"Better Living Through Chemistry": A Pharmacist's Lusts, Uncapped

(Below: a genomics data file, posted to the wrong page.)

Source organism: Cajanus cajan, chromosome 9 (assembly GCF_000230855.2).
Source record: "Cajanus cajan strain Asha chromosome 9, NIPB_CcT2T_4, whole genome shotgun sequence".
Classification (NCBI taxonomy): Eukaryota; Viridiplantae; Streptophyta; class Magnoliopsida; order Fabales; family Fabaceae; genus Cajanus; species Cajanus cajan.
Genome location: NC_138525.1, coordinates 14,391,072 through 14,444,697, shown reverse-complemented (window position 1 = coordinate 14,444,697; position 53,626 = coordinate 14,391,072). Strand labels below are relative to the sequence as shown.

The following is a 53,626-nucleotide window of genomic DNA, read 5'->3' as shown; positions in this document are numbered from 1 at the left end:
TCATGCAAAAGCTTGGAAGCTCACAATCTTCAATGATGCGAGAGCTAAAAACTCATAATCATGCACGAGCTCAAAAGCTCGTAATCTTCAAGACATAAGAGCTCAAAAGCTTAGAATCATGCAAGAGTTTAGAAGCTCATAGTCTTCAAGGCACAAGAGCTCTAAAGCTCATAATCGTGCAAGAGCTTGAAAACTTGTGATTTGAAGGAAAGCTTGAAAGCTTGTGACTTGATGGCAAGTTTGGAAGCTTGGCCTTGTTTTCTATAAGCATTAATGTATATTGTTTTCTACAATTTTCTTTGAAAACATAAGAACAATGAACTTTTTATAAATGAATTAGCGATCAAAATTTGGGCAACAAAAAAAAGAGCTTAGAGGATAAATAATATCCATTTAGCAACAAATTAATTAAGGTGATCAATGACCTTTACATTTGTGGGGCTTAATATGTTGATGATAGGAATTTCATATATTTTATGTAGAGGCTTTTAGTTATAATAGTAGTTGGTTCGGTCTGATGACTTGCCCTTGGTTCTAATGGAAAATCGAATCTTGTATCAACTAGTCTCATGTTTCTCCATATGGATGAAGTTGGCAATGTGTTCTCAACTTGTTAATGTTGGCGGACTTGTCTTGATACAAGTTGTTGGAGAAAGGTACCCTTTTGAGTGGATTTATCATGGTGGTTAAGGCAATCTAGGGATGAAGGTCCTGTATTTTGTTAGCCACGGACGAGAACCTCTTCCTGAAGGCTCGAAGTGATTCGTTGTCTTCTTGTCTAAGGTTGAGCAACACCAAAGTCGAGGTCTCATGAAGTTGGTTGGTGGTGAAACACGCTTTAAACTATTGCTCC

Better Living Through Chemistry Even without bearing in mind the 1996 Fatboy Slim record of the same name, and for that matter the retired 1935 DuPont slogan from which its title derived, this feature debut from the writer-director duo of Geoff Moore and David Posamentier does seem unfortunately diluted. The Better Living Through Chemistry on offer here is dispensed by a meek small-town pharmacist (Sam Rockwell) who, sick of being henpecked or ignored by his uptight wife (Michelle Monaghan), prescribes his own cure in the form of a doped-up Double Indemnity-esque scheme with the trophy wife (Olivia Wilde) of some distant moneybags (Ray Liotta). The opening credits play over a mildly risqué figurine-model suburbia, handily establishing a conventionally patronizing indie-flick attitude and the all-too-easy dark comedy that ensues. Also, Jane Fonda narrates, putting things in perspective with such lines as, "You'd change your tune too after being balls deep in a woman like Elizabeth." Is it important to know that Moore and Posamentier's screenplay has attracted buzz since it cracked the top 20 of Hollywood's 2010 Black List, a roster of insiders' most liked scripts? Maybe, but then maybe it's also important to know that Fonda replaced Judi Dench in her role, and Wilde replaced Jennifer Garner in hers, and Rockwell replaced Jeremy Renner in his. Some chemicals, when combined, manage only to become inert.

 
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